A Mystery about My Father
May 22, 2009
When I was a child, it was clear to me that
A) My father was a very intelligent (perhaps brilliant) man.
B) He was unable to get and keep (until late in life) a decent job.
C) My parents’ marriage had been a very bad idea.
One thought that has occurred to me only recently is that my father got my mother pregnant before they were married and that they had to get married. No hint of this was ever spoken to me by any of my relatives, but it might account for their ridiculous and pathetic joining together as a couple.
As I was growing up, I had the impression that my father had started attending the University of Chicago as a young man, but had dropped out about a year before he was to graduate because
D) He got married.
E) I was born.
F) He joined the United States Army (during World War II) and was assigned to serve in India.
I can’t remember if they ever specifically told me that sequence of events. I remember some college textbooks around published in the 1930s around our house. I remember my father talking about finishing his degree by distance learning. A lack of a degree (or so I understood) was one of the main reasons he never seemed to be able to get or keep a decent job (until the very last years of his life).
Quite a while after my father died, my extended family had a couple of family reunions on the East Coast of the United States (paid for by my “Chinese” millionaire cousin, Joanna Nichols).
At the first reunion, my father’s three sisters, Diana, Naomi, and Henriette sat around reminiscing about their childhood in Chicago in the 1930s and answering questions from the rest of us (the younger relatives).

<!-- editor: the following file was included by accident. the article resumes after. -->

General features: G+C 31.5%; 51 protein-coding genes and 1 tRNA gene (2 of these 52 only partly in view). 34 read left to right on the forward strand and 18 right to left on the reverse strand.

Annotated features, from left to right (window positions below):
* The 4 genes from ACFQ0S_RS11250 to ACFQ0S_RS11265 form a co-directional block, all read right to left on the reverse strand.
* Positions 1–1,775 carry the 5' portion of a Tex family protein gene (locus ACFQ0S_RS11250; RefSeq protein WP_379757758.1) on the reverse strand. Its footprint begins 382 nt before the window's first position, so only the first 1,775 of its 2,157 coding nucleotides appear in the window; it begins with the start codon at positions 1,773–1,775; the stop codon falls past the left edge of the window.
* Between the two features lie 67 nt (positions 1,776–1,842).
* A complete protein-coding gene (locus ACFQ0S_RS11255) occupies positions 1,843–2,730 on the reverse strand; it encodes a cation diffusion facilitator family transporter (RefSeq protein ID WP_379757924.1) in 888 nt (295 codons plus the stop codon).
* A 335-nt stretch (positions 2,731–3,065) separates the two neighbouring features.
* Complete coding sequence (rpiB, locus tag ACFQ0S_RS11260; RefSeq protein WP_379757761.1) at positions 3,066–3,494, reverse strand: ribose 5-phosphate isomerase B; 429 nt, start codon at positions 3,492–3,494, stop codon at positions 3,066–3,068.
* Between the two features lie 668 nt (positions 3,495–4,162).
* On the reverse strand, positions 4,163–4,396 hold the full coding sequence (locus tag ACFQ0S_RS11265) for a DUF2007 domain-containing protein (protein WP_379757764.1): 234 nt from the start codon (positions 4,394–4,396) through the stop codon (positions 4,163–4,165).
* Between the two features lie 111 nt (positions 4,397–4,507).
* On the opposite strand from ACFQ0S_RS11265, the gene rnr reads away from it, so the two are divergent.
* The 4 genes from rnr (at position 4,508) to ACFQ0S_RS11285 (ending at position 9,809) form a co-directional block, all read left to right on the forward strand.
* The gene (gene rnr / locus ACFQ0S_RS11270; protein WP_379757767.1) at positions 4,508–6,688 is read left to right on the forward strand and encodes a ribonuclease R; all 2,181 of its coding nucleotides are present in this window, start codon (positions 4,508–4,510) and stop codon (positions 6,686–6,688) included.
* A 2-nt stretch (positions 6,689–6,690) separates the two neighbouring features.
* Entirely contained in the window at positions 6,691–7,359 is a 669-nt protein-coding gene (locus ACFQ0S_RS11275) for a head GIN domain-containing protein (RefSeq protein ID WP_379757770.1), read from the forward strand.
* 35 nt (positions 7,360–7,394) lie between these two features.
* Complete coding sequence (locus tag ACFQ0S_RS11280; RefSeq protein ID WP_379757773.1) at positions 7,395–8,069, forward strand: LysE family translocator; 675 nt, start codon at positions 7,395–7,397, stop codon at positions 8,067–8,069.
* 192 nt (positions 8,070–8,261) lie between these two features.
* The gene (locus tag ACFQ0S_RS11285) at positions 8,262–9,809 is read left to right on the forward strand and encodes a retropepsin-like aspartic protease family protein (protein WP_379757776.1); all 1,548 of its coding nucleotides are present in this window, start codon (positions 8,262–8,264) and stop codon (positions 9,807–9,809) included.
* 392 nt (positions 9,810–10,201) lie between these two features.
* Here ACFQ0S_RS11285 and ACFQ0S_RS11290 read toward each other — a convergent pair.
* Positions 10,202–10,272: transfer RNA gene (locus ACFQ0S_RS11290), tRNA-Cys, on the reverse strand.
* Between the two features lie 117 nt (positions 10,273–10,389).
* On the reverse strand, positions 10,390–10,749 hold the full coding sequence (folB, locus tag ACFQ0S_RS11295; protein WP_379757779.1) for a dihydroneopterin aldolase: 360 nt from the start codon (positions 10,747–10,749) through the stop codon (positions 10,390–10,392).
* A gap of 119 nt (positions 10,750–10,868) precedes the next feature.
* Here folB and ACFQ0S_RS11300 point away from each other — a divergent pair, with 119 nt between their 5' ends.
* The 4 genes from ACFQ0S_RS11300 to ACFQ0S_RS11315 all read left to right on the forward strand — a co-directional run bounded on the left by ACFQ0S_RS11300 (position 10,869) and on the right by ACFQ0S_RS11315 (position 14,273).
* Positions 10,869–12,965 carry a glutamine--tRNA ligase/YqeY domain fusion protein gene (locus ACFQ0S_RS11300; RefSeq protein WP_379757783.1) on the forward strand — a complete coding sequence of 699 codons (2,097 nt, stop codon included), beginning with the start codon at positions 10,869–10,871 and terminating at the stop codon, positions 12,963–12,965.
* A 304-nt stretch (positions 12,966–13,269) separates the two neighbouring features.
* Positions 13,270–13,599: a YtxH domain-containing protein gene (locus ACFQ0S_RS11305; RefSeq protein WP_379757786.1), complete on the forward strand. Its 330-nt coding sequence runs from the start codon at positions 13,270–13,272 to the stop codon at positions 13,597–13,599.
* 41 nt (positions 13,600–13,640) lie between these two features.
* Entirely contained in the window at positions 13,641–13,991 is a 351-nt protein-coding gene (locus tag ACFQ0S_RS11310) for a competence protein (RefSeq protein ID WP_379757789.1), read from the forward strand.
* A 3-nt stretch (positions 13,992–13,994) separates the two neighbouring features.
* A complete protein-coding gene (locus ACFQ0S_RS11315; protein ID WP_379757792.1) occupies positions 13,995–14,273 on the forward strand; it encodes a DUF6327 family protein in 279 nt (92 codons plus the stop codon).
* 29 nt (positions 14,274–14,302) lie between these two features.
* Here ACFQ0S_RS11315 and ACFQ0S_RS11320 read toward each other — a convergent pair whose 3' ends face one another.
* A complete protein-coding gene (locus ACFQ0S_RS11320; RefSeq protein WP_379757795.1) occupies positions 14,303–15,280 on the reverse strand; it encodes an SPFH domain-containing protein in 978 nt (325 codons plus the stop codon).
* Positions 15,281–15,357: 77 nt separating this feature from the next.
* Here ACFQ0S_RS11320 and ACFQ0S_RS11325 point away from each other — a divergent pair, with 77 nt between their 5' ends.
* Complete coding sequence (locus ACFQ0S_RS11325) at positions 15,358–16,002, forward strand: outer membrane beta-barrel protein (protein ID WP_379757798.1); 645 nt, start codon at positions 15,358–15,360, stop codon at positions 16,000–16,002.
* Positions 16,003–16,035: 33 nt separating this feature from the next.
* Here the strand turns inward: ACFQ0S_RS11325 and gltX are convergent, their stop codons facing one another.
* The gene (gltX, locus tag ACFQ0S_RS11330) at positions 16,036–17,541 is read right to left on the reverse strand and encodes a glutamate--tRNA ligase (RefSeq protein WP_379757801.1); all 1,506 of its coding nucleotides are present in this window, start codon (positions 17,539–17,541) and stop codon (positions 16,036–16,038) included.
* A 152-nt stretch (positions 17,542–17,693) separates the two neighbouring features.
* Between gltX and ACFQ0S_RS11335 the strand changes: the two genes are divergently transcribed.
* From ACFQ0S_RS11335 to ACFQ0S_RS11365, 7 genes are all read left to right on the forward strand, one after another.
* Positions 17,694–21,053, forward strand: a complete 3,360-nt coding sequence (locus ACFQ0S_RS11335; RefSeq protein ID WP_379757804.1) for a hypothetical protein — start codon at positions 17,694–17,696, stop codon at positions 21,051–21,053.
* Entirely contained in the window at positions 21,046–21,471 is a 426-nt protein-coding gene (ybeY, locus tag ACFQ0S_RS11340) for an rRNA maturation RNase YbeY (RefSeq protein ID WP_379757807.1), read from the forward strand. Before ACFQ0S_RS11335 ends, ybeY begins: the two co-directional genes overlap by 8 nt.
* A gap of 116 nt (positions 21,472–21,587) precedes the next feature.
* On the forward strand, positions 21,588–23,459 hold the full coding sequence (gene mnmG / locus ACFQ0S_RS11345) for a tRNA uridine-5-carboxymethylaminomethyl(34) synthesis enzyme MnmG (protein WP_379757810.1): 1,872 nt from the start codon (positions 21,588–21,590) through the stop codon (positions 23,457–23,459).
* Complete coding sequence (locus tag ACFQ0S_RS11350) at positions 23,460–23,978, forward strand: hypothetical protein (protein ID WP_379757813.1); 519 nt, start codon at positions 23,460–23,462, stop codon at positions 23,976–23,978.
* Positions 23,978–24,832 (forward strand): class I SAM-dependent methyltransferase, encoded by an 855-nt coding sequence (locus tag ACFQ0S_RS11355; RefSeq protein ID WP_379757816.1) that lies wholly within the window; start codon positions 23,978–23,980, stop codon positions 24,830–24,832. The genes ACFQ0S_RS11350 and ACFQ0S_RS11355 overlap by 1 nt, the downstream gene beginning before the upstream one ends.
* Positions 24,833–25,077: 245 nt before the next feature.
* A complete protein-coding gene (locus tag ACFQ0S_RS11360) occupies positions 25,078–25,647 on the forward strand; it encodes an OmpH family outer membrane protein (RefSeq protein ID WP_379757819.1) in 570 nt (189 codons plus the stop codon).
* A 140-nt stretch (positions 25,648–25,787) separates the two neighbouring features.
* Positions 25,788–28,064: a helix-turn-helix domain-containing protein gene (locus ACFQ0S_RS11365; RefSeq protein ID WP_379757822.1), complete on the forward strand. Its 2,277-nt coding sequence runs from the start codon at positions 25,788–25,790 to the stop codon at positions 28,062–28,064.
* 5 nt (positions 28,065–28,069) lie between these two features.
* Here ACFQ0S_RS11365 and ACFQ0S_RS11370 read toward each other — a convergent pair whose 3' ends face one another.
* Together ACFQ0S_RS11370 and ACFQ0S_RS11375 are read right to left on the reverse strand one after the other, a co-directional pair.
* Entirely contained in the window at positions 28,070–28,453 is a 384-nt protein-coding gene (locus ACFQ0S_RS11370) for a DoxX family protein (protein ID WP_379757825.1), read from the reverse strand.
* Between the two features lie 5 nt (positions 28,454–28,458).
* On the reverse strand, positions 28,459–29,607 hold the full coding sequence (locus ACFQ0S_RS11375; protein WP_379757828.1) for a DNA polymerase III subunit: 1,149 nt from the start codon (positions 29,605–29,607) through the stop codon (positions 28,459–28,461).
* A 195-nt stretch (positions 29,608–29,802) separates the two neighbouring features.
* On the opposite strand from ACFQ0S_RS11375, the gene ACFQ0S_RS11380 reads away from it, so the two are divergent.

I asked about my father dropping out of the University of Chicago.
My three aunts looked astonished. “Michael never attended the University of Chicago,” my aunt Naomi said in a definite manner. “He might have taken a class or two at the community college in Chicago, but that would have been the most college education he ever had.”
I was astonished. I looked at my mother in puzzlement. At that time, my mother was aging and failing fast but she was still coherent (though none of us realized that she was in the earliest stages of Alzheimer’s Disease). However, whether she was very weary that evening or chose to act as she was too tired to follow the conversation out of embarrassment, she acted as if she didn’t understand what we were talking about.
So I don’t know. Did my parents intentionally create a myth (mainly aimed at me, as the oldest of their five children) about my father dropping out of college when no such circumstances were in fact true? I will never know, I guess.